Capital Illumination Plan 2017—2027
A lighting master plan enhances the beauty, safety and enjoyment of a city after dark, and shapes the identity of a place. It includes recommendations related to:
- Urban environment: Access and wayfinding for public spaces, public safety and comfort, and the protection of natural areas
- Artistic lighting: The creation of ambiances, specialty lighting, colour temperature, and temporary light installations
- Energy savings: The management of investment costs, programming for energy savings and the maintenance of lighting infrastructure
- Natural environment: The reduction of light pollution, night biotope protection, environmental footprint of the global lighting system and recycling sources
Our ten-year illumination plan
To enrich the nighttime environment and experience of the heart of the Capital, we are developing a ten-year illumination plan. Implementation of the final plan will start in 2017, the year of Canada’s 150th anniversary.
It will aim to achieve the following:
- enhance the Capital’s nighttime beauty and visitor experience
- promote the use of light-based technologies to reduce energy use and foster sustainability
- support existing planning, heritage conservation and urban design strategies
- highlight buildings, monuments, streets and public spaces that have unique architectural attributes, and de-emphasize some buildings and structures that may be over-lit
- coordinate building and street lighting to improve urban nightscapes
- guide stakeholders in designing and implementing illumination
These eight principles will help guide us as we make this vision a reality.
Our project team
We have retained the services of urban planning and lighting experts to assist in the development of this initiative.
- Jonathan Loschmann, Project Manager, MMM Group-WSP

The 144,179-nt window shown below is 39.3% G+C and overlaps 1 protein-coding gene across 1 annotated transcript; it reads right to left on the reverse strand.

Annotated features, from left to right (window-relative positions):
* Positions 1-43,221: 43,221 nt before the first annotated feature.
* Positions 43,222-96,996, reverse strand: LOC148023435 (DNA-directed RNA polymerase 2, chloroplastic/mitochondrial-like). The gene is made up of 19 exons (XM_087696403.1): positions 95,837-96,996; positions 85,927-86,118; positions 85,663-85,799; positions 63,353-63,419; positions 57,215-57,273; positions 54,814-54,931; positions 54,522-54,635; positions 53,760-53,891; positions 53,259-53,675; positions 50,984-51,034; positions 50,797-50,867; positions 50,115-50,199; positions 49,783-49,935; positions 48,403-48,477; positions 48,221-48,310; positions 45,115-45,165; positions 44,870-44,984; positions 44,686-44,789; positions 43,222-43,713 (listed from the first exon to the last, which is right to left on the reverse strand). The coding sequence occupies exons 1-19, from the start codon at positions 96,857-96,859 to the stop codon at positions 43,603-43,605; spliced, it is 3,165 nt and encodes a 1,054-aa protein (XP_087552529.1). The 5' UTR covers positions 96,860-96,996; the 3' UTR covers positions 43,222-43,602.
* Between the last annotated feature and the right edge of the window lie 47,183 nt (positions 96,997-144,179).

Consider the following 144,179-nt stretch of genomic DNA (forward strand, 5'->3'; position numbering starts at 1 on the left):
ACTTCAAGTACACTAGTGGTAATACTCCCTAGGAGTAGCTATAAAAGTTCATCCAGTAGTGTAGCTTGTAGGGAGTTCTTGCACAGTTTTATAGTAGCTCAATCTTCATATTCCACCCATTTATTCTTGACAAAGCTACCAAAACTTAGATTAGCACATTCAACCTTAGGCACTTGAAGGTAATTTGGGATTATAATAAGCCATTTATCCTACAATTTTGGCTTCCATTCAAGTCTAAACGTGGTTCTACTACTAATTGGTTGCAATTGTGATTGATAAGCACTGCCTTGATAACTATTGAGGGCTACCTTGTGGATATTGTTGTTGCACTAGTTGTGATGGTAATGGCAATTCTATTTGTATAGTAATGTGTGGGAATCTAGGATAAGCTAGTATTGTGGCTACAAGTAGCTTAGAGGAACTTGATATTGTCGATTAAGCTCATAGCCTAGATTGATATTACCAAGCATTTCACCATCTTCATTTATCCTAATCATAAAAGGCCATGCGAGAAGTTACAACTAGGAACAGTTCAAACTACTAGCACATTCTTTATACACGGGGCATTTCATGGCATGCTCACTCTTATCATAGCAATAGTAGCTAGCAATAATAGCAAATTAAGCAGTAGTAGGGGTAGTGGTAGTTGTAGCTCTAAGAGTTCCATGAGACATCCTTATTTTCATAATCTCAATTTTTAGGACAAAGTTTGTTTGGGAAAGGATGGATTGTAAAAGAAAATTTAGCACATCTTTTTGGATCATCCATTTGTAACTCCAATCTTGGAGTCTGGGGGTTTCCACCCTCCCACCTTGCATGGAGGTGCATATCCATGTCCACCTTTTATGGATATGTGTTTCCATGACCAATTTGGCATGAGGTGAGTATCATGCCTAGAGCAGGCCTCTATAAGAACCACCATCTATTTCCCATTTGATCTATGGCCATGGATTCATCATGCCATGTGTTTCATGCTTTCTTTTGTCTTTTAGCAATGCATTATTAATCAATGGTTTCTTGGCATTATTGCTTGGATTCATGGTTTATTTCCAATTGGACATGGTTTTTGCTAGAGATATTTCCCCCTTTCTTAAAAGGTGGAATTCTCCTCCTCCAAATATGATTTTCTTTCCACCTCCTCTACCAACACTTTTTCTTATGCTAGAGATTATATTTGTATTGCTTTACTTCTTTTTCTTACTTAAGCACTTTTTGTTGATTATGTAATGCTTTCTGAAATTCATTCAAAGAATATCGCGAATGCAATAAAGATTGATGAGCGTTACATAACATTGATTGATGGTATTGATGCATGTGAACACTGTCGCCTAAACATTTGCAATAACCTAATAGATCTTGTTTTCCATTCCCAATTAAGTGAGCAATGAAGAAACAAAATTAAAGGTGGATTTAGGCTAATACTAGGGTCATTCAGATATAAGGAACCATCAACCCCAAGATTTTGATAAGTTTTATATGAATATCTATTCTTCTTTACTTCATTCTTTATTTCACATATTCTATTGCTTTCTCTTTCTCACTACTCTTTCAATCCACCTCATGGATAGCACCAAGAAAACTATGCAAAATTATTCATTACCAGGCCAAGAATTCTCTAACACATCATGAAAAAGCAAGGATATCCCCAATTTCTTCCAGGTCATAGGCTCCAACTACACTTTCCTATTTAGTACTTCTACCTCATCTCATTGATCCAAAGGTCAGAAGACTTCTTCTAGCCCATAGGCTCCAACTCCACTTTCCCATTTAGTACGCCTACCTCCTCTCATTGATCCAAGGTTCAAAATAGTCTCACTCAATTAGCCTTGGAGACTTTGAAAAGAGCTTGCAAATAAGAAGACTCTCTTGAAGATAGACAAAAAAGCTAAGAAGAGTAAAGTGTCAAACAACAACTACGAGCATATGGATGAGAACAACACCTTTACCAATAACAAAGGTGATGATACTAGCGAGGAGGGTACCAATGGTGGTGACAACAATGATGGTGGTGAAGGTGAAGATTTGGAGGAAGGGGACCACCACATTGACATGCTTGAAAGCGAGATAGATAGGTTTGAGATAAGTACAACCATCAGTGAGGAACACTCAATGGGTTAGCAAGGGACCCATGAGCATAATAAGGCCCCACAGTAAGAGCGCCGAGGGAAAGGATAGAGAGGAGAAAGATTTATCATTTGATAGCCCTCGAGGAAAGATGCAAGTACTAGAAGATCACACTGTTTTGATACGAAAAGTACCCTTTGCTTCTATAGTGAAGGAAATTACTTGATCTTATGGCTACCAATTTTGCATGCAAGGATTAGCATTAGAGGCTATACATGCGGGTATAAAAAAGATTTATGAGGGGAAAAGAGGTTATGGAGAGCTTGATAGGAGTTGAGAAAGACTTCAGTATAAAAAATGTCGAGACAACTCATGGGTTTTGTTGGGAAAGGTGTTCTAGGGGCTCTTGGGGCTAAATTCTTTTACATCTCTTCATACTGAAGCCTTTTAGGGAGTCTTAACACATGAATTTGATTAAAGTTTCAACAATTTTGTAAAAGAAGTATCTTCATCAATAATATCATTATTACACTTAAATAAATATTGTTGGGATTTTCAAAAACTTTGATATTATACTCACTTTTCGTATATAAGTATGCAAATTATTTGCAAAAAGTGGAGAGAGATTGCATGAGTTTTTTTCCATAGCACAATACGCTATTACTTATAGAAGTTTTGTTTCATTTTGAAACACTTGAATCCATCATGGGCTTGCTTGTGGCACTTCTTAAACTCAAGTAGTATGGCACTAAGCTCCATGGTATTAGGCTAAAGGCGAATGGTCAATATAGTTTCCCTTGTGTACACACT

- Judith Balland, Design Director, Lumipraxis Stratégie Lumière
- Sophie Acheson, Senior Land Use Planner, NCC
- Christopher Hoyt, Senior Architect, NCC
We are working with stakeholders who play a key role in lighting the core of the Capital.
- Federal partners: Parks Canada, Canadian Heritage, Public Services and Procurement Canada
- National cultural institutions: National Arts Centre, National Gallery of Canada, Canadian Museum of History
- Municipal partners: City of Ottawa, Ville de Gatineau
- Private sector: Business Improvement Areas (BIA)
- Energy distribution agencies: Hydro Ottawa
- General public and interest groups: Ottawa Centre EcoDistrict, Safe Wings Ottawa
Urban lighting is increasingly recognized as a key strategy for innovative and smart cities around the world. The following are a few leading examples:
- Lyon, France (and its Festival of Lights) is considered by many lighting professionals as the international birthplace of urban lighting.
- Ghent, Belgium is one of the most honoured of all cities for its approach to its nocturnal landscapes.
- Copenhagen, Denmark is developing a poetic, subtle and sensitive approach to illumination.
We’ve taken steps to educate stakeholders on the meaning of a lighting master plan and to ask for feedback.
- 2016 - As the nighttime environment is best understood and examined on foot and in person, we asked the public for their thoughts and ideas during a series of night walks.
- 2015 - We invited stakeholders to take part in the Capital Illumination Workshop to discuss the mission and objectives of Illumination Plan for the core area of the Capital and identify specific sites that should be illuminated. We heard that illumination should harmonize with nature and take a slightly different approach in winter than in the warmer months.
- 2014 – We introduced residents to the elements of creating a meaningful and successful lighting master plan for cities.
We will use the ideas and comments gathered during the public consultations to develop a draft concept for the plan. The draft Illumination Plan for the core area of the Capital will be ready for your feedback this fall.